Praising God’s Glory

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Year C Christmas 2 –  Jeremiah 31:7-14; Psalm 147:12-20; Ephesians 1:3-14; John 1:1-18

Season 2, Episode 6

As our calendar year closes and another begins, the sacred calendar is already moving toward its 3rd Season. Advent has past and Epiphany draws near. Our readings on this last Sunday of Christmas highlights praise for God’s glory.

Jeremiah hardly seems like a prophet that would encourage joyful praise; yet that is exactly what this week’s passage promotes. “Sing aloud with gladness” and “raise shouts” and “give praise”. The admonitions remind us that we have a covenant with God. It is during these times of despair that we can sing praise to claim promised restoration.

Our Psalm carries the same theme but narrows our focus to the city of peace. We are being encouraged to praise God for provision of our daily needs as seen in our local setting. Our daily bread being divinely provided is encouraging. We can claim the promise of future provision of a society where God’s glory will be welcomed and celebrated.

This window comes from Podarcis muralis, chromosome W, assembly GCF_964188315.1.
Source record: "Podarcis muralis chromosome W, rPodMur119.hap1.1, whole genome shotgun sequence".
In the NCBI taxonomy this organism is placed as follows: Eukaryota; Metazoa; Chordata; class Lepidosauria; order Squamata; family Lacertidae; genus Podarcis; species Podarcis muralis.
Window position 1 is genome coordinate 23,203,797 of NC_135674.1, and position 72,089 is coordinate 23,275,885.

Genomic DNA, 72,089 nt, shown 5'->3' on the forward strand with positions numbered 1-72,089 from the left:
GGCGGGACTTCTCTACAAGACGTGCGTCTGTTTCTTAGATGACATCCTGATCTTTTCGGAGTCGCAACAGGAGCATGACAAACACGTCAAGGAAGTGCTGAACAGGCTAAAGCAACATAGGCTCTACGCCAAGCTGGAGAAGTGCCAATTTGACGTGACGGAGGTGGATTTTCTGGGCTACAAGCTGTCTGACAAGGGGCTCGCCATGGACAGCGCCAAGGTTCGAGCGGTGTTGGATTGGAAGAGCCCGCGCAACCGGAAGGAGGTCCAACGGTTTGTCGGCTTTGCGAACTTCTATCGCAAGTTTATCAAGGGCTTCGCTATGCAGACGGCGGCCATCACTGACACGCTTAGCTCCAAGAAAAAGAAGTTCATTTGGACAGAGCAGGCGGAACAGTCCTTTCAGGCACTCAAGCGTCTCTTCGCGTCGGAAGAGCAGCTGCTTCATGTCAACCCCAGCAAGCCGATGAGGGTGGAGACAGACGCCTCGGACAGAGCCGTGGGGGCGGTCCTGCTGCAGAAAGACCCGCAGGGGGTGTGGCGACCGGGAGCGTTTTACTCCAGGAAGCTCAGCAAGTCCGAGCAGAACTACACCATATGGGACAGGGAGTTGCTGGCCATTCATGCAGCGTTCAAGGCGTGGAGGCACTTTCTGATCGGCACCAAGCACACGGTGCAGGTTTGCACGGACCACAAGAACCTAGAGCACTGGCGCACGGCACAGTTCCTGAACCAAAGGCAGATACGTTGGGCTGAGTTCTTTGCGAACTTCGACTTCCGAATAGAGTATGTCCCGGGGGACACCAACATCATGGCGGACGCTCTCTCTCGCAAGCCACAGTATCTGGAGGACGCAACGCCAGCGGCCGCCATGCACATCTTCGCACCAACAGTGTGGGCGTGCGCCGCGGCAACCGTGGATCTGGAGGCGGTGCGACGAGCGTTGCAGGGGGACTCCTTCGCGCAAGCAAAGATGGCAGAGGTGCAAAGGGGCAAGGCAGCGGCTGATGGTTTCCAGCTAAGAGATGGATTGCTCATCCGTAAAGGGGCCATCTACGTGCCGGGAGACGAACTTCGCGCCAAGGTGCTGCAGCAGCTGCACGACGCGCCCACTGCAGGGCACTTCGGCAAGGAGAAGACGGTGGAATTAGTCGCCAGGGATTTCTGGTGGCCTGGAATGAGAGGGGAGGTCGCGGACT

The Ephesian saints were reminded that Jesus Christ is the source of all blessing. Christ is the mystery of God’s will wrapped in love as the Christmas gift of redemption. The Church is God’s covenant people today to the praise of God’s glory. We can, like the saints in Jeremiah’s and the Psalmist’s day, be thankful for divine promises. The gospel of salvation brings us closer to New Jerusalem coming to earth.

John’s Gospel tie the passages altogether. God was manifested as a human but humanity did not recognise their own Creator. Jeremiah and the prophets had to remind God’s own people of God’s presence. In John’s day, however, that manifestation of true Light allowed creation to see God’s glory in the flesh. From the fullness of God’s glory, we have all received grace upon grace.

Perhaps instead of praying for a New Year’s resolution, you can pray that you will recommit to making time for God. Make time to praise God’s glory and listen to God each day as you read the words of covenant and claim the promised redemption.

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